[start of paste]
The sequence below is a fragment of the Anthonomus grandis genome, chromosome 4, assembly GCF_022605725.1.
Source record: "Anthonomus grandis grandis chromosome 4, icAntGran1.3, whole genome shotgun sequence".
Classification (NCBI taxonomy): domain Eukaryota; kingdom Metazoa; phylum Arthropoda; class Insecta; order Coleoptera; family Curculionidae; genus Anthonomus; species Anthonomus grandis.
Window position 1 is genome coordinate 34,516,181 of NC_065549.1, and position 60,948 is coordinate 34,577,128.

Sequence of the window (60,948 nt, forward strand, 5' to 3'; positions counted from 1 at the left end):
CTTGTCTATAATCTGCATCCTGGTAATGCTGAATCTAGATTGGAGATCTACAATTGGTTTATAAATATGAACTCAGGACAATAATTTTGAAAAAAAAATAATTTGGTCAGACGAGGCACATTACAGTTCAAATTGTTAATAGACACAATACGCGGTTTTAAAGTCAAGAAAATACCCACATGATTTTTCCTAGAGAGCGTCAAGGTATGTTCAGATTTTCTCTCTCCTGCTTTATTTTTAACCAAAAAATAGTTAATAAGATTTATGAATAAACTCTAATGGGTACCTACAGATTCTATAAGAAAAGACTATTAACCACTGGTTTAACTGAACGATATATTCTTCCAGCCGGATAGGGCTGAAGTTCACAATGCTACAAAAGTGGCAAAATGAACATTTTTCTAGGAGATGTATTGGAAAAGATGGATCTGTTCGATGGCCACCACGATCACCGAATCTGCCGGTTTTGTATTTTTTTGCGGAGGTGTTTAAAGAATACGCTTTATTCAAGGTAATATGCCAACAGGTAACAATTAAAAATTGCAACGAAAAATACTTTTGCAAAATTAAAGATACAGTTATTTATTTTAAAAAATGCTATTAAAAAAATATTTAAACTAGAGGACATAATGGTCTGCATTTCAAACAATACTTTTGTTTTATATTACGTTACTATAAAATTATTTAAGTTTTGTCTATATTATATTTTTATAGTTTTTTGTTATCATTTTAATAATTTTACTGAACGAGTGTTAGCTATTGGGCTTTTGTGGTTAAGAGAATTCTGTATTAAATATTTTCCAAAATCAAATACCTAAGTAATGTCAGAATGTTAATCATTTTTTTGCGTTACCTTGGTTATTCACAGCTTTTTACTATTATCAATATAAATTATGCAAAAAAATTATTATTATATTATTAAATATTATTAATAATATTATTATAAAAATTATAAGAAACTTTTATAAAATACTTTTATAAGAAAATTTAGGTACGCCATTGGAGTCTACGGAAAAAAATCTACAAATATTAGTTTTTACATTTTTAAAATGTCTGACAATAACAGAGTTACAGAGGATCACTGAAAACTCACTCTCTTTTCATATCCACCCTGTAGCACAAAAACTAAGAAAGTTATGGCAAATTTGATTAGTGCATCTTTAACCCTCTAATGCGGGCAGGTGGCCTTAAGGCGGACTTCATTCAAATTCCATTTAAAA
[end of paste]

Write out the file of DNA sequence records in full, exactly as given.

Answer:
The sequence below is a fragment of the Anthonomus grandis genome, chromosome 4, assembly GCF_022605725.1.
Source record: "Anthonomus grandis grandis chromosome 4, icAntGran1.3, whole genome shotgun sequence".
Classification (NCBI taxonomy): domain Eukaryota; kingdom Metazoa; phylum Arthropoda; class Insecta; order Coleoptera; family Curculionidae; genus Anthonomus; species Anthonomus grandis.
Window position 1 is genome coordinate 34,516,181 of NC_065549.1, and position 60,948 is coordinate 34,577,128.

Sequence of the window (60,948 nt, forward strand, 5' to 3'; positions counted from 1 at the left end):
CTTGTCTATAATCTGCATCCTGGTAATGCTGAATCTAGATTGGAGATCTACAATTGGTTTATAAATATGAACTCAGGACAATAATTTTGAAAAAAAAATAATTTGGTCAGACGAGGCACATTACAGTTCAAATTGTTAATAGACACAATACGCGGTTTTAAAGTCAAGAAAATACCCACATGATTTTTCCTAGAGAGCGTCAAGGTATGTTCAGATTTTCTCTCTCCTGCTTTATTTTTAACCAAAAAATAGTTAATAAGATTTATGAATAAACTCTAATGGGTACCTACAGATTCTATAAGAAAAGACTATTAACCACTGGTTTAACTGAACGATATATTCTTCCAGCCGGATAGGGCTGAAGTTCACAATGCTACAAAAGTGGCAAAATGAACATTTTTCTAGGAGATGTATTGGAAAAGATGGATCTGTTCGATGGCCACCACGATCACCGAATCTGCCGGTTTTGTATTTTTTTGCGGAGGTGTTTAAAGAATACGCTTTATTCAAGGTAATATGCCAACAGGTAACAATTAAAAATTGCAACGAAAAATACTTTTGCAAAATTAAAGATACAGTTATTTATTTTAAAAAATGCTATTAAAAAAATATTTAAACTAGAGGACATAATGGTCTGCATTTCAAACAATACTTTTGTTTTATATTACGTTACTATAAAATTATTTAAGTTTTGTCTATATTATATTTTTATAGTTTTTTGTTATCATTTTAATAATTTTACTGAACGAGTGTTAGCTATTGGGCTTTTGTGGTTAAGAGAATTCTGTATTAAATATTTTCCAAAATCAAATACCTAAGTAATGTCAGAATGTTAATCATTTTTTTGCGTTACCTTGGTTATTCACAGCTTTTTACTATTATCAATATAAATTATGCAAAAAAATTATTATTATATTATTAAATATTATTAATAATATTATTATAAAAATTATAAGAAACTTTTATAAAATACTTTTATAAGAAAATTTAGGTACGCCATTGGAGTCTACGGAAAAAAATCTACAAATATTAGTTTTTACATTTTTAAAATGTCTGACAATAACAGAGTTACAGAGGATCACTGAAAACTCACTCTCTTTTCATATCCACCCTGTAGCACAAAAACTAAGAAAGTTATGGCAAATTTGATTAGTGCATCTTTAACCCTCTAATGCGGGCAGGTGGCCTTAAGGCGGACTTCATTCAAATTCCATTTAAAA